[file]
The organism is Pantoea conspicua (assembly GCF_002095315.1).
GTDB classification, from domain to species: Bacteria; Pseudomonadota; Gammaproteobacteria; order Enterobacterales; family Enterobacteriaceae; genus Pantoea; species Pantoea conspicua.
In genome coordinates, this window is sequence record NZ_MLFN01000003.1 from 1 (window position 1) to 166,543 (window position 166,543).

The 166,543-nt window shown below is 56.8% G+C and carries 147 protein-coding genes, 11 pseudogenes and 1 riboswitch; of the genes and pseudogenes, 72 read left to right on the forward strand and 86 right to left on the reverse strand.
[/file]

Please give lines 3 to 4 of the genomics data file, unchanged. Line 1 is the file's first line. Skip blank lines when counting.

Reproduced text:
In genome coordinates, this window is sequence record NZ_MLFN01000003.1 from 1 (window position 1) to 166,543 (window position 166,543).

The 166,543-nt window shown below is 56.8% G+C and carries 147 protein-coding genes, 11 pseudogenes and 1 riboswitch; of the genes and pseudogenes, 72 read left to right on the forward strand and 86 right to left on the reverse strand.